District pilot project working to reduce phosphorus discharges to Doctors Lake watershed

Plastic pipes laying in a grid pattern

Doctors Lake Phosphorus Removal Pilot Project.

PALATKA, Fla., June 8, 2020 ― A full-scale demonstration project of the St. Johns River Water Management District to remove phosphorus from treated wastewater is now working to reduce the overabundance of nutrients that cause algal blooms in Doctors Lake in Clay County.

Plastic pipes laying in a grid pattern

Doctors Lake Phosphorus Removal Pilot Project.

After breaking ground in September 2019, the Doctors Lake Phosphorus Removal Pilot Project officially started June 5, 2020, removing dissolved phosphorus from treated wastewater from the Clay County Utility Authority’s Fleming Island Regional Wastewater Plant before it is reused for irrigation in the Doctors Lake watershed. The project will reduce the phosphorous concentration by 90% and will assist in furthering water quality improvements in Doctors Lake and the Lower St. Johns River Basin.

“Forward-thinking projects to reduce the overabundance of nutrients in Doctors Lake by reducing phosphorous in the watershed will play an important role in reducing the intensity and frequency of algal blooms,” said St. Johns River Water Management District Executive Director Dr. Ann Shortelle. “We thank Gov. DeSantis and our legislative delegation for their leadership and commitment to projects and funding to benefit the St. Johns River. We are excited to work again with CCUA and appreciate their continued willingness to partner on beneficial projects for the community.”

The one-year pilot project is funded through a 2018 $1.5 million legislative appropriation, spearheaded by Sen. Rob Bradley and Rep. Travis Cummings.

“I want to thank Dr. Shortelle, the Board of the St. Johns River Water Management District and Governor DeSantis for their commitment to this project,” said Sen. Bradley, of Fleming Island. “This project is critical to ending the dangerous toxic algae blooms we have seen in recent years in Doctors Lake. Rep. Cummings and I are pleased that the project moved forward quickly and are very proud to have been able to direct state resources to the community we love.”

“Since Sen. Bradley and I first secured the funding for this project in 2018 to combat harmful algal blooms in Doctors Lake, we have been eager to see how this new technology will improve the health of the lake,” said Rep. Cummings, also of Fleming Island. “I hope this partnership and dedicated commitment to improve water quality will continue, and our community will see real benefits from these efforts.”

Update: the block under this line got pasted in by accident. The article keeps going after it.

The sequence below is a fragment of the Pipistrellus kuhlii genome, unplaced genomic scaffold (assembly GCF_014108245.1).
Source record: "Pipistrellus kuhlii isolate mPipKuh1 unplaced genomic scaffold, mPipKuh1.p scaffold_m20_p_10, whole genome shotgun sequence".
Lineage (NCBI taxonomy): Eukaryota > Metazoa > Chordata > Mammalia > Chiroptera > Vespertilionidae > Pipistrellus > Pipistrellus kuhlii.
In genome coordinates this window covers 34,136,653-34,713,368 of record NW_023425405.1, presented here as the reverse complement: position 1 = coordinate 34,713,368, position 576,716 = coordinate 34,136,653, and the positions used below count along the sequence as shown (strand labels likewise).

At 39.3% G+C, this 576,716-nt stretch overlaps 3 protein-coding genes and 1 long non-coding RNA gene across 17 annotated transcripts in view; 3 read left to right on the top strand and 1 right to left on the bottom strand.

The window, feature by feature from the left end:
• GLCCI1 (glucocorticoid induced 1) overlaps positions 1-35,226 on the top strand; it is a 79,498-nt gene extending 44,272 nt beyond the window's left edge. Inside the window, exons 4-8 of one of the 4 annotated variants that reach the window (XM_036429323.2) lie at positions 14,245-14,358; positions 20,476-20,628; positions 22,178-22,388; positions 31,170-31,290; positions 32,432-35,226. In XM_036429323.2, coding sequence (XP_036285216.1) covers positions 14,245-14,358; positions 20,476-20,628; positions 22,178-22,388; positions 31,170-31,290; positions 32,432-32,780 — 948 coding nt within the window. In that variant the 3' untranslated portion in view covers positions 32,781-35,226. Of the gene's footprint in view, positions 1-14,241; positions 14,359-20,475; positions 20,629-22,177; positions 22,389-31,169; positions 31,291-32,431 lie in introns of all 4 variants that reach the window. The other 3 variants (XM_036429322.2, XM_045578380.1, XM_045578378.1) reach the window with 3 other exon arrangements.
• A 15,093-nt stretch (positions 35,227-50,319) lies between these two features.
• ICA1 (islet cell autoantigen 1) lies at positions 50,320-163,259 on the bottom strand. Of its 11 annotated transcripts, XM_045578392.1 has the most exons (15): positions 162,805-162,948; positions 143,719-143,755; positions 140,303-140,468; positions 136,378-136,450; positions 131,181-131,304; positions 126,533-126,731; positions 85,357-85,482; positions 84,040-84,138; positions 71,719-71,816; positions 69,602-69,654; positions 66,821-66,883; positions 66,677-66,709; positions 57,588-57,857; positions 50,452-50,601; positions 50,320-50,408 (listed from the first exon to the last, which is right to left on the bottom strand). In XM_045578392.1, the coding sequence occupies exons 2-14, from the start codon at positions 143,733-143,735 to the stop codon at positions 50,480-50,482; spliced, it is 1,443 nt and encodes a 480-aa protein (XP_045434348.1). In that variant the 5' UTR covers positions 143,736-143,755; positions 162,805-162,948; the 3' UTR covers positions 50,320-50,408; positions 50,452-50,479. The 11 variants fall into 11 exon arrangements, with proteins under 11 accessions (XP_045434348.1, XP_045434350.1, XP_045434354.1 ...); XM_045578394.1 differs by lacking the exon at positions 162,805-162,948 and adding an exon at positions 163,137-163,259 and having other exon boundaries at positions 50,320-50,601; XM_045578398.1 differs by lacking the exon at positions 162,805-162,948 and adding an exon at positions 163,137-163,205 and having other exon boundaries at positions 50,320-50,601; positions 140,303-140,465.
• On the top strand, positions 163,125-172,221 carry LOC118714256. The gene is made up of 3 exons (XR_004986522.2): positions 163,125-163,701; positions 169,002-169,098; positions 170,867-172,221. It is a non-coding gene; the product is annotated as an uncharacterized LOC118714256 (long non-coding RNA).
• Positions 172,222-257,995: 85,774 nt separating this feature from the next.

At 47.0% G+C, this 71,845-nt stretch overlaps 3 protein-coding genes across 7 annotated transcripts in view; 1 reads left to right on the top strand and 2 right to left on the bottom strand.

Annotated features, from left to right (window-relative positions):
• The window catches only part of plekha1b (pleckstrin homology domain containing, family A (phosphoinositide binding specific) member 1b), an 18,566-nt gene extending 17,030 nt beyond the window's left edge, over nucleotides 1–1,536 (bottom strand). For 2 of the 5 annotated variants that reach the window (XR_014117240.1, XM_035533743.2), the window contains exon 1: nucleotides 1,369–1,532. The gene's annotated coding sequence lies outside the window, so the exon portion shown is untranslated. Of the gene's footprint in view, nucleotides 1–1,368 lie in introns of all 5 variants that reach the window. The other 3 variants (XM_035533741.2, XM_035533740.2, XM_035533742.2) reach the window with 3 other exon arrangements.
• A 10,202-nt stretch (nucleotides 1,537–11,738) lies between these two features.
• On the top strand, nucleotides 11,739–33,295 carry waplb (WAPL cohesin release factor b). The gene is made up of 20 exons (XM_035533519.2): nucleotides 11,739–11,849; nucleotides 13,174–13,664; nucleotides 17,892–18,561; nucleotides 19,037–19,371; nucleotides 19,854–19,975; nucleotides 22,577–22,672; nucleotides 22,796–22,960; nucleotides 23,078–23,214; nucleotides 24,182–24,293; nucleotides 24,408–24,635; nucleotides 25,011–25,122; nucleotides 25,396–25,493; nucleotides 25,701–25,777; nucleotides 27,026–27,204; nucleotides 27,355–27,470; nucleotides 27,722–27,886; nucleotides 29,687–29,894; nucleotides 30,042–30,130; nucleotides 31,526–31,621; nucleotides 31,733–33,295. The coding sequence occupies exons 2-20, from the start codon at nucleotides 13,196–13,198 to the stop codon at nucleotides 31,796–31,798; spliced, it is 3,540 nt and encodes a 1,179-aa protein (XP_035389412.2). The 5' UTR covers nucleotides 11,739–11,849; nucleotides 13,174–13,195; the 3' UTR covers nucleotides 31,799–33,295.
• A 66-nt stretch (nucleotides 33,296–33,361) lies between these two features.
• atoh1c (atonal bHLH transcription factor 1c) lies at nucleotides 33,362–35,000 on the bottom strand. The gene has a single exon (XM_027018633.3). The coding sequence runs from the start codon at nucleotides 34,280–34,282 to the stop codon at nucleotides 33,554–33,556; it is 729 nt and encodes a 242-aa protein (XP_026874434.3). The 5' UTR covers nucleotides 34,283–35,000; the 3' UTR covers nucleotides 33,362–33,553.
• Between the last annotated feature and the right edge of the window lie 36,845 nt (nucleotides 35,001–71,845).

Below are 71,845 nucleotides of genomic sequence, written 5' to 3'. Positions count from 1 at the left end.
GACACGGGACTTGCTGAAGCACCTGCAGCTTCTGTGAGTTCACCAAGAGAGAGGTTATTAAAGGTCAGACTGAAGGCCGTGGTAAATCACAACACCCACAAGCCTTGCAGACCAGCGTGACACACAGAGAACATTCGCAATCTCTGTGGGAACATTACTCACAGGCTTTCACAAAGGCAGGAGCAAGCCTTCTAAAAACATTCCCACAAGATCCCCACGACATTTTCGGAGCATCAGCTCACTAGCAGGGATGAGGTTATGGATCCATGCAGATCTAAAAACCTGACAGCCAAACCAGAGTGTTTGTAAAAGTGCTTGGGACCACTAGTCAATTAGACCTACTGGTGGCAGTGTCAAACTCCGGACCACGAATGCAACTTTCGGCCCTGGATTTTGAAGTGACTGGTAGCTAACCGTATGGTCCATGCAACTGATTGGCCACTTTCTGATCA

“We look forward to seeing the results of this project over time,” said CCUA Executive Director Jeremy Johnston. “If successful, scaling and adapting this type of system may help reduce nutrients in many areas of the state. We greatly appreciate the partnership with SJRWMD to test new technologies in working toward sustaining our natural resources for future generations.”

The district has conducted water quality sampling on Doctors Lake since 1984. For 32 of the last 36 years, Doctors Lake has experienced repeated algal blooms. Because excessive nutrients help fuel algal blooms, the district uses water quality monitoring and science to focus its work on reducing nutrient sources before they can enter waterbodies.

In 2019, the district contracted with the Sustainable Water Investment Group (SWIG) to apply its state-of-the-art technology to the project site, where treated effluent is pumped and distributed over a vegetated filtration bed that uses engineered media to remove phosphorus. This media binds with phosphorus, removing it from the water. The phosphorus remains bound to the engineered media, so no byproduct is produced. The treated water from this innovative project is returned to the effluent stream and, ultimately, Doctors Lake and the lower St. Johns River watershed.